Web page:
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From inheritance dependency during retirement to ‘worryingly high’ food prices and a cashless Britain economy – here are our favourite must-know money stories this week to help you get your head around your personal finances.
A third need an inheritance to pay for retirement
One in three (34%) of the people who expect to inherit say they need the money to fund their retirement, reveals data from a survey carried out for Hargreaves Lansdown by Opinium this month.
The survey found that while 38% people either expect an inheritance or have already received one, only 29% of people plan to leave an inheritance – creating a gap that may leave many without their inheritance wishes being materialised.
At the same time, several aspects such as expensive care, a potential new relationship, the rising cost-of-living, equity release on properties, or a later demise may devour or slow down an inheritance.
Younger people were found to have higher expectations of inheritance, along with higher earners – 37% of higher rate taxpayers compared to 30% of basic rate taxpayers – owing to their better standard of living. Only 54% people completely ruled out needing an inheritance to fund retirement.
Sarah Coles, head of personal finance, Hargreaves Landsdown said: “If you expect inheritance to play a part in your retirement plans, you cannot rely on it. You need to still be able to afford to retire if you get less than expected, it comes later than you initially thought, or you end up without one.”
Food prices remain ‘worryingly high’
Food prices continue to surge with food inflation at 19.1% in April, reports Daniel Thomas for BBC News. Inflation figures came down to 8.7% from 10.1% in March, but it doesn’t mean prices are coming down, just rising less quickly.
The Chancellor Jeremy Hunt said food prices remained “worryingly high” and while the sharp fall is welcome, things underneath the numbers show that the battle is far from over.
Inflation has dropped overall thanks to stabilising energy prices. However, prices of staples such as sugar (up 47.4%), eggs (37%), milk (33%), bread (18.6%), and fish (18.9%) continue to rise – just slightly less quickly! Imported food prices have fallen considerably, but are not yet reflected on supermarket shelves due to long-term contracts with food producers.
Rachel Reeves, Labour’s shadow Chancellor said families would be worried with such high food and other essentials prices and asking: “why this Tory government still refuses to properly tackle this cost-of-living crisis, and why they won’t bring in a proper windfall tax on the enormous profits of oil and gas giants.”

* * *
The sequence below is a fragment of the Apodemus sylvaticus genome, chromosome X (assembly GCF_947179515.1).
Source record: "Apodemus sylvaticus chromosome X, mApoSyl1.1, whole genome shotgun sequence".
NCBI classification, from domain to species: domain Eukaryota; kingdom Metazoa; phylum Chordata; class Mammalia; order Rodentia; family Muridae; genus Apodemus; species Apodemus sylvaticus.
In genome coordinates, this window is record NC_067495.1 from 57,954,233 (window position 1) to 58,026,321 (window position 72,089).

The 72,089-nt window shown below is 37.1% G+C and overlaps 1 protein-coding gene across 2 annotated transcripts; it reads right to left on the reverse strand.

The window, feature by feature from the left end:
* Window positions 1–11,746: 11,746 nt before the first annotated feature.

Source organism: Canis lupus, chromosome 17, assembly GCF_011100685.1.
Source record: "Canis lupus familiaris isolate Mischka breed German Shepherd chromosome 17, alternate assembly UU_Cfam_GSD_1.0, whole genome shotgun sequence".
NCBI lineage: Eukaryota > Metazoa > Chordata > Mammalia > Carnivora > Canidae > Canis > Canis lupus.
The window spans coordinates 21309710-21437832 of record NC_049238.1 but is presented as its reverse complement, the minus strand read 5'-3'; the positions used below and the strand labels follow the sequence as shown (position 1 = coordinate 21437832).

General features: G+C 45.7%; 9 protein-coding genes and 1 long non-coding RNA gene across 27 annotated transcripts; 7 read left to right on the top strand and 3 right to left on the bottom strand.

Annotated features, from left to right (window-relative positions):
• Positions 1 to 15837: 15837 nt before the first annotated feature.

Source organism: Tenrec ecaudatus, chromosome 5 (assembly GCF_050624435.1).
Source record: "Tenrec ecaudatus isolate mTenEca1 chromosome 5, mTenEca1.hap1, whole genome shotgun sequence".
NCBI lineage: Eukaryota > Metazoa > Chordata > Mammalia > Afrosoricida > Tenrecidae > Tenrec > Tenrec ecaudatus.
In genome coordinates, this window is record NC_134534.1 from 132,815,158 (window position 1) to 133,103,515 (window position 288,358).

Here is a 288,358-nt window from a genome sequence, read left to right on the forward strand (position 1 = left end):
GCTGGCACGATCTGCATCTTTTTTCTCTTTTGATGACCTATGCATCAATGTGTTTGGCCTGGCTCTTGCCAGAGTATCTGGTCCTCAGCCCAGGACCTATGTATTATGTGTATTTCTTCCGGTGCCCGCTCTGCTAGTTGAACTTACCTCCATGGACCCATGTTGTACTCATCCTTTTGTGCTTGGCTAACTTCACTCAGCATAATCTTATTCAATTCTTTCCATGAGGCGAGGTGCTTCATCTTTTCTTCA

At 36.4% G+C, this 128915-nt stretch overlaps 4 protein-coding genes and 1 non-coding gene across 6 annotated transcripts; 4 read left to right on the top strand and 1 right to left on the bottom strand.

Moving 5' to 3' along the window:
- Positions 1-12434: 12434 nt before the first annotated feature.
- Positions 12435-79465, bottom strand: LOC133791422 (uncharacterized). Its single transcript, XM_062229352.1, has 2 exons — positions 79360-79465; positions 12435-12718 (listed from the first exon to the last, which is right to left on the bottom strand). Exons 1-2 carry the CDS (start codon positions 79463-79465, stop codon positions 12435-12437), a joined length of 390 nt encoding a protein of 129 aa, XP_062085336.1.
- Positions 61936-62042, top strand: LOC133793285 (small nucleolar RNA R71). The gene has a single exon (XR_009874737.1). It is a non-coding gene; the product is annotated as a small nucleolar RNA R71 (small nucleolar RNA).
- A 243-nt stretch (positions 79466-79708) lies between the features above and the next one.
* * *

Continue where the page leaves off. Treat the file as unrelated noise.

Cashless Britain: a disaster waiting to happen
Britain is rapidly becoming a cashless society, but who really benefits from shunning notes and coins? Relentlessly marching towards digital payments doesn’t benefit the average consumer, writes Adam Williams in The Telegraph.
The Bank of England says one in five people consider cash to be their preferred payment method on a daily. However, in a nation with car parks to cafes, and theatres to pubs switching to digital payments ‘only,’ and even some central London banks rejecting cash, several are left behind.
While the elderly, disabled and those who struggle with technology are the obvious losers, business owners lose out due to sky-high card processing fees, and the rest of us lose our privacy and the right to choose how we pay he says.
Dilip Soman of the University of Toronto published research over twenty years ago warning that card usage encouraged customers to overspend. Beyond a personal finance issue, the decline of cash could quickly even become a national security issue if prone to a hostile banking system attack – essentially closing down our bank-dependent economy.
Williams concluded: “The survival of cash is about more than what’s in your pocket – our civil liberties are at stake.”
Photo Credits: Pexels
Richa is a young Indian graduate from Warwick Business School, aspiring to find her niche in the media industry. She has a passion for writing and a keen interest in financial affairs. If you don’t find her working, she’s probably having a pizza (her favourite!) and a pint of beer somewhere.